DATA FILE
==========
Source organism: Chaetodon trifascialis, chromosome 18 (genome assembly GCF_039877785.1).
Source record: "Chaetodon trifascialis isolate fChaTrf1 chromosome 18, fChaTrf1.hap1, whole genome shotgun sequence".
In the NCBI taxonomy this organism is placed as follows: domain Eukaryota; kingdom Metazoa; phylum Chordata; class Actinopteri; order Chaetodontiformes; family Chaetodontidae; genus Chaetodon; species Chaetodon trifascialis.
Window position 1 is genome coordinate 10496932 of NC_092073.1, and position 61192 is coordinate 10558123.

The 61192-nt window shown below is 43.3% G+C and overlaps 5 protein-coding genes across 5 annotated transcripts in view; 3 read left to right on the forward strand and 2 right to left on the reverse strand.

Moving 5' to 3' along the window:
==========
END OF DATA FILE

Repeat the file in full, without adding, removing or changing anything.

Source organism: Chaetodon trifascialis, chromosome 18 (genome assembly GCF_039877785.1).
Source record: "Chaetodon trifascialis isolate fChaTrf1 chromosome 18, fChaTrf1.hap1, whole genome shotgun sequence".
In the NCBI taxonomy this organism is placed as follows: domain Eukaryota; kingdom Metazoa; phylum Chordata; class Actinopteri; order Chaetodontiformes; family Chaetodontidae; genus Chaetodon; species Chaetodon trifascialis.
Window position 1 is genome coordinate 10496932 of NC_092073.1, and position 61192 is coordinate 10558123.

The 61192-nt window shown below is 43.3% G+C and overlaps 5 protein-coding genes across 5 annotated transcripts in view; 3 read left to right on the forward strand and 2 right to left on the reverse strand.

Moving 5' to 3' along the window: